I’m sorry for pasting this as you guys already seem to have everything under control and already saw this post. My apologizes.
Heh… hitting that link results in a bad SSL cert… That’s confidence inspiring.
Oh I just typed it out instead of pasting. Let me see what’s wrong. Fixed
The website itself has a bad SSL certificate, which could in principle mean that secure connection over HTTPS isn’t possible.
It doesn’t inspire confidence in the author’s claims against Purism’s security if the author doesn’t maintain proper security certificates on the website.
To me it is someone blowing their own opinion out of proportion. Some of it is, I guess, a point,but all of it seems trivial and straw man like.
Either way, I’m not moved in the slightest. The way the article is written does seem like a great way to get people to click on links.
Still. The website is secure and uses https… I fixed it already
That roughly matches my assessment. The author looks to be another Rust fanboi…
The biggest single issue is they start by assuming a compromised machine. Guess what? If you have a compromised machine, you have a compromised machine. And? Why bother getting root? What you actually want is almost certainly in
.mozilla or similar anyway (bank passwords and the like).
We already had these discussions multiple times in this forum and the “insecurity” problems mentioned are always the same.
- Problem: People are confused with privacy vs. security. Android and iOS are the moste secure operating systems available and they are designed to stop the user from making mistakes. That’s there security model. But if we follow this discussion Linux in general is not very secure… If you install a virus with sudo you are in trouble. But it is your fault. And if Linux would be really insecure it would not be used on most of the servers out there. And PureOS is not less secure than any other Linux distro.
- The kill switches are useless because (add random argument here). Yes they are useless if the NSA has a problem with you and wants to spy on you explicitly but then you also shouldn’t trust your friends, your family and every body else. The hacking scenarios mentioned are soooooooo complicated this does not make any sense… It is simply nice to know that a random application at a specific time (for example during an important meeting) is not able to access any of your sensors. Which you can’t guarantee on Android or iOS.
- The boot process is not save: This is also true but this is only a major problem if someone has physical access to your phone. But if that happens also Android an iOS are not secure anymore. In any other scenario you have to install a virus with sudo (your fault again).
- Privacy: No one who criticizes Linux and it’s security mentioned privacy. On Android and iOS the security model is like: nobody can spy on you… except we and all the organizations we give your data to. But in my opinion privacy is more important than security. I can change the security level on my machine with AppArmor, by not clicking on random emails, by only installing things from repository and a lot of other tweaks (There a lot of tutorials in the web). But on Android or iOS you can’t change the privacy.
- “The majority of the hardware/firmware is still proprietary” - This is wrong it is definitely NOT the majority! A view parts are proprietary but Purism has communicated this very well what is open and what is not open and they tried there best to get rid of most of the binary blobs. But it is not possible to make every thing open source.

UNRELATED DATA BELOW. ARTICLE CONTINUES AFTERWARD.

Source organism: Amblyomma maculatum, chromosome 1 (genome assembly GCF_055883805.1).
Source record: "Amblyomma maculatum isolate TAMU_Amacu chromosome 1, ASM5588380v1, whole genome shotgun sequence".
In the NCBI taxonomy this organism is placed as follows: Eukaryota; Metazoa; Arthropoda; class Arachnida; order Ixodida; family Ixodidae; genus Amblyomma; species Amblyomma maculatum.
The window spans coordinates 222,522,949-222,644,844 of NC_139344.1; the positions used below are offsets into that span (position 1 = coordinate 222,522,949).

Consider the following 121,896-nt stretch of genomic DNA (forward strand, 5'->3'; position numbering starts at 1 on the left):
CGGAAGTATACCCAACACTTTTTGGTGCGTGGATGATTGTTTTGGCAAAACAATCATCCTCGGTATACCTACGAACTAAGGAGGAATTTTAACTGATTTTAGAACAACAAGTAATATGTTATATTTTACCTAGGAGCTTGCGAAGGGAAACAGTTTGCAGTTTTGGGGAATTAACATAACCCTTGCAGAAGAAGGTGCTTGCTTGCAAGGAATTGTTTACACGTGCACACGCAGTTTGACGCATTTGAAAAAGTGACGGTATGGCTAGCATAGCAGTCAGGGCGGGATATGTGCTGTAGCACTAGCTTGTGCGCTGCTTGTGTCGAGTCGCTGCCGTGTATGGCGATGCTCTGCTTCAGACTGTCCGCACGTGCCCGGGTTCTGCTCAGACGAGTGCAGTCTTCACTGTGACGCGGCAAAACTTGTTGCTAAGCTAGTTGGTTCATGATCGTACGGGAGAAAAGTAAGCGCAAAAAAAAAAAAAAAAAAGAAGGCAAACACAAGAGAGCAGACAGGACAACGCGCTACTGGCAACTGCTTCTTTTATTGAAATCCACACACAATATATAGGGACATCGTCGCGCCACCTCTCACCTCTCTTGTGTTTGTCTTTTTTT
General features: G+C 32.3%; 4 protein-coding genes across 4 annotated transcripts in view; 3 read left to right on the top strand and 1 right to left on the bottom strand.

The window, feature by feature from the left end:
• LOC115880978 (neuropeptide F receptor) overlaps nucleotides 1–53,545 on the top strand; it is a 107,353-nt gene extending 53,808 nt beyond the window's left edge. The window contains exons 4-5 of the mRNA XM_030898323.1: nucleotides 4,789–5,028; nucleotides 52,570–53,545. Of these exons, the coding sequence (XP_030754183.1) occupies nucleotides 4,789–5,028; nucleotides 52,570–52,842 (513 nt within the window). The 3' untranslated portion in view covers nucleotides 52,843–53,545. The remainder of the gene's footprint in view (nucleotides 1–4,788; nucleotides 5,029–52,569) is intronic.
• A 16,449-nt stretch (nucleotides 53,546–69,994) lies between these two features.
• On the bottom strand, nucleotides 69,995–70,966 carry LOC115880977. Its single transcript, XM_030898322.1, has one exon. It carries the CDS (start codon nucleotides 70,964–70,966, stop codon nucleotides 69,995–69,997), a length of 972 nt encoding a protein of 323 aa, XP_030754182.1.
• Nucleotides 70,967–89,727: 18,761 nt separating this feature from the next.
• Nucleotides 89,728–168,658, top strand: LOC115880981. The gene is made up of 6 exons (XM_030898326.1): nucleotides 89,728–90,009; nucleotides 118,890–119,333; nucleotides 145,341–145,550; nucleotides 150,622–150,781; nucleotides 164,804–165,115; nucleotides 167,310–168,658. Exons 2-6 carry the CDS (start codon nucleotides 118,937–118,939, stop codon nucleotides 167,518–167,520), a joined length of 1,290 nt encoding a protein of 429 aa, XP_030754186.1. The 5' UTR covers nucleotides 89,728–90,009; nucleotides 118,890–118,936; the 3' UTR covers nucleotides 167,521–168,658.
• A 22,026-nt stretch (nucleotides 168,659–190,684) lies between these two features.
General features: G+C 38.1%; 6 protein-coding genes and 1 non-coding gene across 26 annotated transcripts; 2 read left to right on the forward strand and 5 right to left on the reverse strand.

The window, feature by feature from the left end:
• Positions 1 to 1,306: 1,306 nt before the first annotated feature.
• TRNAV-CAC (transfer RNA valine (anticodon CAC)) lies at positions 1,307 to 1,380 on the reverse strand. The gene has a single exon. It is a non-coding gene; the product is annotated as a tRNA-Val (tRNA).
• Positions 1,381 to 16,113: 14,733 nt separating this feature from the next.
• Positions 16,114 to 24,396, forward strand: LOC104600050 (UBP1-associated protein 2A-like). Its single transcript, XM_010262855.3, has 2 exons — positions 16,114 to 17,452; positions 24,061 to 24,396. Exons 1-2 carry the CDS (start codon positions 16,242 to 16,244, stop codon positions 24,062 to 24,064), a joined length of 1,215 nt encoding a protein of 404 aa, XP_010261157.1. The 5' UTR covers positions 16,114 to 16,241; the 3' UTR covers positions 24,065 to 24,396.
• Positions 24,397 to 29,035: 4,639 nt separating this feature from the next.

- I don’t get the modem problem: It is not a strong barrier yes but you have to hack a Librem 5 very specific to overcome this barrier. It’s not like a normal SoC where nobody knows what is happening inside…
The main point here is: If you install OPEN SOURCE apps from the repository your are 99% save because you or other people know how these apps work and what it does in the background. And nothing is more secure than knowing the source code. Security is always related with freedom. If you as user can do every thing on your phone a very good hacker can do that to. But that does not mean that this will happen.
Again if Linux would be that insecure: Why should anyone use it?
The real question here is: Do you want root privileges or not? More privileges more responsibilities!
And Purism can only do what is possible at the moment and if there is no free modem they have to deal with that… And I am not afraid that the NSA is spying at me because if the want they will and they are not dependent on your smartphone. I am afraid of companies like Google or Apple which collect all user data and every activity I do on my phone and with my phone.
My last word to this article is: Complaining is always easier than changing something!
On their website:
OpenBSD is lacking in a lot of ways. Many of its exploit mitigations are half-baked/useless
Yeahhhhhhhhh… go tell that to the security researchers that keep finding vulnerabilities that affect every system except OpenBSD.
My respect of this random stranger on the internet has gone down by a lot.
EDIT: Also, because this is Linux, there will be virtually an infinite amount of updates you can get. Compare that to my last phone that got 1.5 years of features and 0.5 more of security.
While refuting posts that make exaggerated claims like this line-by-line isn’t a valuable use of time, it is worth making some more general statements about security as it pertains to our approach because it applies beyond any individual post from a critic.